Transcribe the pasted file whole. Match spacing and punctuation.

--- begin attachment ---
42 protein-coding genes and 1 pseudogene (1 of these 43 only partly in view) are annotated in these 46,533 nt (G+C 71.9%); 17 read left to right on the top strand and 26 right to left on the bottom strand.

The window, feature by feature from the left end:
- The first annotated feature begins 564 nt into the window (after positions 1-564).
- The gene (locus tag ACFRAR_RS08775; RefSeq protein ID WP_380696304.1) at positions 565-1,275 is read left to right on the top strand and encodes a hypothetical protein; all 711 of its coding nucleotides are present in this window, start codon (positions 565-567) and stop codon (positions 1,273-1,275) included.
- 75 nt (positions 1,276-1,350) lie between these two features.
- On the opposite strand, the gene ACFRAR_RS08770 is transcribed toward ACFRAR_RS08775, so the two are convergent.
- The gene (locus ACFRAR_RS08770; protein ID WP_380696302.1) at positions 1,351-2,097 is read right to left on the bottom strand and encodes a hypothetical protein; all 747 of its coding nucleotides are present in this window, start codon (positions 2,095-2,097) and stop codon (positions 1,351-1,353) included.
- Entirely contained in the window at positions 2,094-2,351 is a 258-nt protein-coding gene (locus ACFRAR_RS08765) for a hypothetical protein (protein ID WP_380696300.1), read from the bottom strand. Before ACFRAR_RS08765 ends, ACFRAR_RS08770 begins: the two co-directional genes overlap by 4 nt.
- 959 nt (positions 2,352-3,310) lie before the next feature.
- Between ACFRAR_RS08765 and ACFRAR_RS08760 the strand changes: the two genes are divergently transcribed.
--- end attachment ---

42 protein-coding genes and 1 pseudogene (1 of these 43 only partly in view) are annotated in these 46,533 nt (G+C 71.9%); 17 read left to right on the top strand and 26 right to left on the bottom strand.

The window, feature by feature from the left end:
- The first annotated feature begins 564 nt into the window (after positions 1-564).
- The gene (locus tag ACFRAR_RS08775; RefSeq protein ID WP_380696304.1) at positions 565-1,275 is read left to right on the top strand and encodes a hypothetical protein; all 711 of its coding nucleotides are present in this window, start codon (positions 565-567) and stop codon (positions 1,273-1,275) included.
- 75 nt (positions 1,276-1,350) lie between these two features.
- On the opposite strand, the gene ACFRAR_RS08770 is transcribed toward ACFRAR_RS08775, so the two are convergent.
- The gene (locus ACFRAR_RS08770; protein ID WP_380696302.1) at positions 1,351-2,097 is read right to left on the bottom strand and encodes a hypothetical protein; all 747 of its coding nucleotides are present in this window, start codon (positions 2,095-2,097) and stop codon (positions 1,351-1,353) included.
- Entirely contained in the window at positions 2,094-2,351 is a 258-nt protein-coding gene (locus ACFRAR_RS08765) for a hypothetical protein (protein ID WP_380696300.1), read from the bottom strand. Before ACFRAR_RS08765 ends, ACFRAR_RS08770 begins: the two co-directional genes overlap by 4 nt.
- 959 nt (positions 2,352-3,310) lie before the next feature.
- Between ACFRAR_RS08765 and ACFRAR_RS08760 the strand changes: the two genes are divergently transcribed.